Naomi Punk develop their sound on Television Man

Television-Man

HAILING from Washington State, Naomi Punk do a good job of channelling their home state’s most famous resident musicians. Of course, the shadow of Nirvana will come with any band of that area, but don’t think for a second I’m accusing Naomi Punk of ripping off ‘Lithium’. Instead, the band encapsulates the raw, punk nature of Nirvana, transforming it into their own form of grunge.

In terms of comparing it to their last release, Television Man doesn’t differ too wildly from 2012’s The Feeling. The vocals are still massively obscured, the gritty guitar is still there and the overall power of the songs has not diminished. There are a few differences however. Overall, the songs are generally shorter, with the longest being ‘Rodeo Trash Pit’ at over eight minutes, while the others do not exceed five. There’s a different feel to the songs on Television Man as well. Whereas on The Feeling there was a very Sonic Youth vibe about the songs, with this new release the songs can be placed into two categories.

Half feel less melodic than on The Feeling; very raw, very gritty. These are quite reminiscent of Nirvana’s first album, Bleach. Songs like ‘Firehose Face’ and ‘Linoleum Tryst #19’. The others are the total opposite. They are a departure from the guitar-based songs, or have a more developed melody. See ‘Plastic World No.6’, ‘Whirlpool of Anguish’ and the title track for just a few examples of what Naomi Punk can do.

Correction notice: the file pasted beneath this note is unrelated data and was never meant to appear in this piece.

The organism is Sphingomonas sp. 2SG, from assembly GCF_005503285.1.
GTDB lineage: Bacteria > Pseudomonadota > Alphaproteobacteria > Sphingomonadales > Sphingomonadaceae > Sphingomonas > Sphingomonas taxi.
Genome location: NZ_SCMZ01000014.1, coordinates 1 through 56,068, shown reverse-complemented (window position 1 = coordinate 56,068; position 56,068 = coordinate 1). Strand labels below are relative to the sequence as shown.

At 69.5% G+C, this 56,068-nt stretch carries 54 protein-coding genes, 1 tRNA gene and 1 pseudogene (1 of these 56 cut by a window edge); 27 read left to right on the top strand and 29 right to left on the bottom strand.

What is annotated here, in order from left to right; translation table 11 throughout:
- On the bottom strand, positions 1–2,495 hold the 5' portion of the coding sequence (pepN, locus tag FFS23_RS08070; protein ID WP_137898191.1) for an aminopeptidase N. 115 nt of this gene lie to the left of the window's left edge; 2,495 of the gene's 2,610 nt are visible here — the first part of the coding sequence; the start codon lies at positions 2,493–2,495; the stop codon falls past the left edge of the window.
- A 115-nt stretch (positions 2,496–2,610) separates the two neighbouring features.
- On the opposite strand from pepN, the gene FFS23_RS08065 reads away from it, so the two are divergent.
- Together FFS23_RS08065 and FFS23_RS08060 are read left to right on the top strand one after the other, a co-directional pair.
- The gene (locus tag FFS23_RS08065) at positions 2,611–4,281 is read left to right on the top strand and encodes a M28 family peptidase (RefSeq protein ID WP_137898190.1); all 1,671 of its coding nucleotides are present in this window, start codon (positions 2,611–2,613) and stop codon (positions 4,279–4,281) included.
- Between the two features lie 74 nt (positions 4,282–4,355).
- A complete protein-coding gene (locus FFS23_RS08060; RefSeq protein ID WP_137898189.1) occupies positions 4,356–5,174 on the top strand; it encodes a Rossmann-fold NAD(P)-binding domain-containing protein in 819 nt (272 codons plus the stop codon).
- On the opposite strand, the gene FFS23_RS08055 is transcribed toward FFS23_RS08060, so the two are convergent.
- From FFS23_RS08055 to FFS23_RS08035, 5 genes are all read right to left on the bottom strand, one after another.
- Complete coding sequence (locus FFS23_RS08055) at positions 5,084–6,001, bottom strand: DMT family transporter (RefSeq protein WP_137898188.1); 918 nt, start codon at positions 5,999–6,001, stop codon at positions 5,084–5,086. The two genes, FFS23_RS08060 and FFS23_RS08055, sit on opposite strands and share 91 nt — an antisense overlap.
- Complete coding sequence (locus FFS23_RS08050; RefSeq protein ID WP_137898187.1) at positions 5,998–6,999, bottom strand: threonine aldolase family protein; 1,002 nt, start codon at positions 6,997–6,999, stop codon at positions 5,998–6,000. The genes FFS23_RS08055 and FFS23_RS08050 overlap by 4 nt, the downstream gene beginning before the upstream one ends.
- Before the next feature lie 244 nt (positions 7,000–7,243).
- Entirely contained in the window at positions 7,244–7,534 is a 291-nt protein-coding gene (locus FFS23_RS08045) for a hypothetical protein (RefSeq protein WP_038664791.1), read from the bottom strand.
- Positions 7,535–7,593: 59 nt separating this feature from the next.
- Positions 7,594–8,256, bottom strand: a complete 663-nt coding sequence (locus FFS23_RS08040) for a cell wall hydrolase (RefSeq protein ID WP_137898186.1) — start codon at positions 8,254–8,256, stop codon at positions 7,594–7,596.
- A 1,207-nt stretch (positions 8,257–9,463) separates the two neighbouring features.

The way the track listing of this album works means that all different manner of songs are placed together in an assorted order. The great thing is it totally works. There’s not a duff placement to be seen in the entire album and it flows very well. Not only are the tracks sufficiently gritty, they’re also surprisingly easy to listen to. Hell, you might even be able to get away with playing this album in the background at a dinner party. Well, okay, maybe not that easy.

On the whole, Naomi Punk have done, dare I say it, a pretty good album. The album doesn’t come crashing through the boundaries of innovation but it does demonstrate the band’s evolution, sharpening their sound and perhaps creating one of the best underground albums of the year so far.

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